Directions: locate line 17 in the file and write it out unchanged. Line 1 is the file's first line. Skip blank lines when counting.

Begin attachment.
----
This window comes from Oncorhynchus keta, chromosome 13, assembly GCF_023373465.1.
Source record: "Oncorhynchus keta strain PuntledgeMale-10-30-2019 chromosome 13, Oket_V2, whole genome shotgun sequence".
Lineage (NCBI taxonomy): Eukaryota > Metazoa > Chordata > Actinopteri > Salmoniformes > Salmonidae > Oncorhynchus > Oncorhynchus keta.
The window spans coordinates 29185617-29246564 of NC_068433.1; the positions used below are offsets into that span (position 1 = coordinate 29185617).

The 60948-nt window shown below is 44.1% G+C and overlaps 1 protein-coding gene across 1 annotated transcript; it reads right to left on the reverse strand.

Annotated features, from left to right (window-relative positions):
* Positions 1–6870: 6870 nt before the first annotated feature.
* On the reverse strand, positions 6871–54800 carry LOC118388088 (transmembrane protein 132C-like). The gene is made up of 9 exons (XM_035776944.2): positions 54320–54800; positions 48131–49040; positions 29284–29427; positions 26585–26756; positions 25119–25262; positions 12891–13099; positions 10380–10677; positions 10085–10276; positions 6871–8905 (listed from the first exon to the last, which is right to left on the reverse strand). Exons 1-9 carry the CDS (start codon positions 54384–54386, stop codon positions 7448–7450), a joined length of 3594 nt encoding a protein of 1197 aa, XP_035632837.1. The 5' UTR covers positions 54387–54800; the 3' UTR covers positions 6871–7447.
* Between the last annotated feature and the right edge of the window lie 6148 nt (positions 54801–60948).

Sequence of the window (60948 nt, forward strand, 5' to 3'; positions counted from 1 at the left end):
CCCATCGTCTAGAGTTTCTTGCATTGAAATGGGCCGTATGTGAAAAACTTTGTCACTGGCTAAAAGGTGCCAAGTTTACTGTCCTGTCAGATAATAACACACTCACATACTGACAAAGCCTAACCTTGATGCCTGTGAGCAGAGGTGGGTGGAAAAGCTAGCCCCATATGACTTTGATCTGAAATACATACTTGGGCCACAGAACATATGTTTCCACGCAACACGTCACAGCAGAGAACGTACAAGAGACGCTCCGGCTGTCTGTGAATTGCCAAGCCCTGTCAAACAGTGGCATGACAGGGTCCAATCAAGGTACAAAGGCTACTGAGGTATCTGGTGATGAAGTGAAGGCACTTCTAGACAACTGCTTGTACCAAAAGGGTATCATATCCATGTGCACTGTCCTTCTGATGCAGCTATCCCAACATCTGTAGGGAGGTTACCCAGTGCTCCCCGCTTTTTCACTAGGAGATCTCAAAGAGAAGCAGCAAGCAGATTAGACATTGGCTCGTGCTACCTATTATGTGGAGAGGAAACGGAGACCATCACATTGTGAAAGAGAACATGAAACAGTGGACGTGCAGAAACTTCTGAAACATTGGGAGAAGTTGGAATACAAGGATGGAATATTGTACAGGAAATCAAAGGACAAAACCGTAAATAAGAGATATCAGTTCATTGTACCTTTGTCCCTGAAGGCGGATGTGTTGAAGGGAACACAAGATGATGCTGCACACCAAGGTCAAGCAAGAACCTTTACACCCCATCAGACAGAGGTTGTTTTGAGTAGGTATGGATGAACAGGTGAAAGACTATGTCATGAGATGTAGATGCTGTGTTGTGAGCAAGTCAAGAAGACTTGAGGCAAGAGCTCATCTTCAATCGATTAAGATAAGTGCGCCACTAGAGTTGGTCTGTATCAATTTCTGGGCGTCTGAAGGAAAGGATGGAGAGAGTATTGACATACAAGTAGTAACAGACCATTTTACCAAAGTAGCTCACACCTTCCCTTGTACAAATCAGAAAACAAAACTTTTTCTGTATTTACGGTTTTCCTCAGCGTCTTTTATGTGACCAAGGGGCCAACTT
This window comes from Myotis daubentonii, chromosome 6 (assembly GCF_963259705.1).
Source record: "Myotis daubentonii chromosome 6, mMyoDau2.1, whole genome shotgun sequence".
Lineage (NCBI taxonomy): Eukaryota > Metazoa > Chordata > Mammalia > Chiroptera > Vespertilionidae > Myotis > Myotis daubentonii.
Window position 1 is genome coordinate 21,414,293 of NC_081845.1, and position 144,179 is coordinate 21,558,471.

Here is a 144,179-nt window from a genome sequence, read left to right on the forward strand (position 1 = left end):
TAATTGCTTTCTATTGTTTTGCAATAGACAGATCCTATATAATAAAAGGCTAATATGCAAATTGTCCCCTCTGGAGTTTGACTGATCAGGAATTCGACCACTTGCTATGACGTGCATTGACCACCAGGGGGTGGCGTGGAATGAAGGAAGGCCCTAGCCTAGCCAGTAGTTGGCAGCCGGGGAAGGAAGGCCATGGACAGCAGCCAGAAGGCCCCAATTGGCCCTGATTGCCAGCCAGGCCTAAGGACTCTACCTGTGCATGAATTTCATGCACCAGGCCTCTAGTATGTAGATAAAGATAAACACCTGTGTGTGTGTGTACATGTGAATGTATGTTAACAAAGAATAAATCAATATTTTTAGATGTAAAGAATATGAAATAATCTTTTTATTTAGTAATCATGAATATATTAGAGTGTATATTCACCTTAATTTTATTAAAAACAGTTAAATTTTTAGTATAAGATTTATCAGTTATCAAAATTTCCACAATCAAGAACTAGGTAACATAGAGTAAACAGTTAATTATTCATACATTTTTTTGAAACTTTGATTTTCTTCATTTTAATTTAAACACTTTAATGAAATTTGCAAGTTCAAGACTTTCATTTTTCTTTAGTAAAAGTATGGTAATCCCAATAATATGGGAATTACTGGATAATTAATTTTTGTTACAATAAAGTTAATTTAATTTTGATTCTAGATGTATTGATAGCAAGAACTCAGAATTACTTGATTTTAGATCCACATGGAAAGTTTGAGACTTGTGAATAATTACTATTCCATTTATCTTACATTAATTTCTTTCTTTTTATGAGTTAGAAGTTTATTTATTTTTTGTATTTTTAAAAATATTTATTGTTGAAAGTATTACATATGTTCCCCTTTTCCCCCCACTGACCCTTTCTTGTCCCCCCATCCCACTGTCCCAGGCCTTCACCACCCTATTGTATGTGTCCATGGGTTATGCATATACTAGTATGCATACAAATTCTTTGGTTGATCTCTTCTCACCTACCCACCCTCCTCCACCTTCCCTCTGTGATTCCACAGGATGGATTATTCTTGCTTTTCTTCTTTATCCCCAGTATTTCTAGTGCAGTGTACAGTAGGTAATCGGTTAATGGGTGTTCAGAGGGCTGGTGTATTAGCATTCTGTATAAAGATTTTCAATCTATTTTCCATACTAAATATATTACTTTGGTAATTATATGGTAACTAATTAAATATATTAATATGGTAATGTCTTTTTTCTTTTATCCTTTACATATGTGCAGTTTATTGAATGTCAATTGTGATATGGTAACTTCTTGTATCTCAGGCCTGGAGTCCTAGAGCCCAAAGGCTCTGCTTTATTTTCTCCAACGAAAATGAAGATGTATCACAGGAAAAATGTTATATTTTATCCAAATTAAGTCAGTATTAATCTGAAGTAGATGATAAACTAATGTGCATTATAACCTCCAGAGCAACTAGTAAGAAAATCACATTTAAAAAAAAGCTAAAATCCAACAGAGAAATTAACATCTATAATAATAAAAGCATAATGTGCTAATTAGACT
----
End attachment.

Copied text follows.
TAATTGCTTTCTATTGTTTTGCAATAGACAGATCCTATATAATAAAAGGCTAATATGCAAATTGTCCCCTCTGGAGTTTGACTGATCAGGAATTCGACCACTTGCTATGACGTGCATTGACCACCAGGGGGTGGCGTGGAATGAAGGAAGGCCCTAGCCTAGCCAGTAGTTGGCAGCCGGGGAAGGAAGGCCATGGACAGCAGCCAGAAGGCCCCAATTGGCCCTGATTGCCAGCCAGGCCTAAGGACTCTACCTGTGCATGAATTTCATGCACCAGGCCTCTAGTATGTAGATAAAGATAAACACCTGTGTGTGTGTGTACATGTGAATGTATGTTAACAAAGAATAAATCAATATTTTTAGATGTAAAGAATATGAAATAATCTTTTTATTTAGTAATCATGAATATATTAGAGTGTATATTCACCTTAATTTTATTAAAAACAGTTAAATTTTTAGTATAAGATTTATCAGTTATCAAAATTTCCACAATCAAGAACTAGGTAACATAGAGTAAACAGTTAATTATTCATACATTTTTTTGAAACTTTGATTTTCTTCATTTTAATTTAAACACTTTAATGAAATTTGCAAGTTCAAGACTTTCATTTTTCTTTAGTAAAAGTATGGTAATCCCAATAATATGGGAATTACTGGATAATTAATTTTTGTTACAATAAAGTTAATTTAATTTTGATTCTAGATGTATTGATAGCAAGAACTCAGAATTACTTGATTTTAGATCCACATGGAAAGTTTGAGACTTGTGAATAATTACTATTCCATTTATCTTACATTAATTTCTTTCTTTTTATGAGTTAGAAGTTTATTTATTTTTTGTATTTTTAAAAATATTTATTGTTGAAAGTATTACATATGTTCCCCTTTTCCCCCCACTGACCCTTTCTTGTCCCCCCATCCCACTGTCCCAGGCCTTCACCACCCTATTGTATGTGTCCATGGGTTATGCATATACTAGTATGCATACAAATTCTTTGGTTGATCTCTTCTCACCTACCCACCCTCCTCCACCTTCCCTCTGTGATTCCACAGGATGGATTATTCTTGCTTTTCTTCTTTATCCCCAGTATTTCTAGTGCAGTGTACAGTAGGTAATCGGTTAATGGGTGTTCAGAGGGCTGGTGTATTAGCATTCTGTATAAAGATTTTCAATCTATTTTCCATACTAAATATATTACTTTGGTAATTATATGGTAACTAATTAAATATATTAATATGGTAATGTCTTTTTTCTTTTATCCTTTACATATGTGCAGTTTATTGAATGTCAATTGTGATATGGTAACTTCTTGTATCTCAGGCCTGGAGTCCTAGAGCCCAAAGGCTCTGCTTTATTTTCTCCAACGAAAATGAAGATGTATCACAGGAAAAATGTTATATTTTATCCAAATTAAGTCAGTATTAATCTGAAGTAGATGATAAACTAATGTGCATTATAACCTCCAGAGCAACTAGTAAGAAAATCACATTTAAAAAAAAGCTAAAATCCAACAGAGAAATTAACATCTATAATAATAAAAGCATAATGTGCTAATTAGACT